The most-anticipated playoff system in sports history will be called “College Football Playoff”. This name, although simple and fitting, should be referred to as “SEC’s Automatic Title”.
College football fans around the country get heated each December when yet another SEC team gets the nod to play for a BCS Championship. Much to the dismay of these same fans, this new playoff system only makes the SEC teams’ championship dreams that much easier to reach.
A selection committee of between 14-20 members will be in charge of ranking and seeding the playoff at the end of each season. Rumors have been flying regarding the possibility of conference championships deciding the playoff participants. However, no criterion has yet been announced regarding automatic berths. With only having four teams in the playoff, it is highly unlikely that there will be such bids. Instead, a panel will sit down, discuss the top teams and then announce the contestants. This format makes it impossible for the SEC to not get at least one team in the playoff.
The committee, in deciding which top teams to consider, will refer to the season’s final polls. These rankings have consistently shown the SEC to have the nation’s best teams. This past season, for instance, the SEC had six teams in top 11 slots of the regular season’s final AP poll. In fact, from 2006 (the start of the SEC’s dominance) to 2011, the SEC has had at least two teams in the top eight of the AP poll to end a season. This also includes having at least two teams ranked in the top five on four occasions during those six years. While the BCS had a system for computing which teams are the best, a committee that is not bound by such a ranking system will be free to choose who it deems are the most deserving four. There is no way, given the amount of teams from the SEC who are constantly in the top of the rankings, that no team from that conference gets in; and getting in is all it will take.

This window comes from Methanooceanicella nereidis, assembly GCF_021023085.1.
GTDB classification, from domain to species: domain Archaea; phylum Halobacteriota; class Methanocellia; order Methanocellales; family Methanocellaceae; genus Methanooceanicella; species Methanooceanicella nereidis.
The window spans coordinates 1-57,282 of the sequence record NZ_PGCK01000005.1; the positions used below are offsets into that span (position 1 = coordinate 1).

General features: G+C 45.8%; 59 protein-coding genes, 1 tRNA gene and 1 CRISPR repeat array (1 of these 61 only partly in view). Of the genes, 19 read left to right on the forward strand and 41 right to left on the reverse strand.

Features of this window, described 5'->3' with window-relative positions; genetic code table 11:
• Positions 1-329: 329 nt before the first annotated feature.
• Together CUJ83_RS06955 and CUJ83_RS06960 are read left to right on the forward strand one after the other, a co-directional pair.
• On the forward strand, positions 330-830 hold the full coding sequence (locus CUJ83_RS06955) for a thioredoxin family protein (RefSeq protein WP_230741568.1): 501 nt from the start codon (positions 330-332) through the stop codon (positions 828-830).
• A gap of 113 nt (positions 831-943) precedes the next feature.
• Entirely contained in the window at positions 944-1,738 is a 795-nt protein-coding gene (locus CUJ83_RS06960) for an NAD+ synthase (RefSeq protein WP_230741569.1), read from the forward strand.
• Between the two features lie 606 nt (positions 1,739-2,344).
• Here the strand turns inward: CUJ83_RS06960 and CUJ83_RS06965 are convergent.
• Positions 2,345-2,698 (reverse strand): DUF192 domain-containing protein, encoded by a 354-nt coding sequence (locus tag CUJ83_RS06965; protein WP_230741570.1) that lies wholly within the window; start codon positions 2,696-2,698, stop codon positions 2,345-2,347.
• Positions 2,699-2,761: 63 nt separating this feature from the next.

During this historic run, the average margin of victory for SEC teams in the National Championship game is 17 points. Whichever teams compete against the SEC representative in the playoff will be nothing more than a stepping-stone on the way to another title, as the SEC representative, on average, wins the championship game by three possessions. With on-the-field dominance like this, whatever SEC team gets into the playoff will easily march to a championship victory. Unless of course two SEC teams play each other, which so far has shown to be the only way an SEC team loses in a title game.
The push for the playoff system has grown exponentially over the last seven seasons, no doubt due in large part to the SEC’s historic run. However, college football fans will be longing for the BCS to make a comeback when the SEC’s national title streak climbs into the double-digits.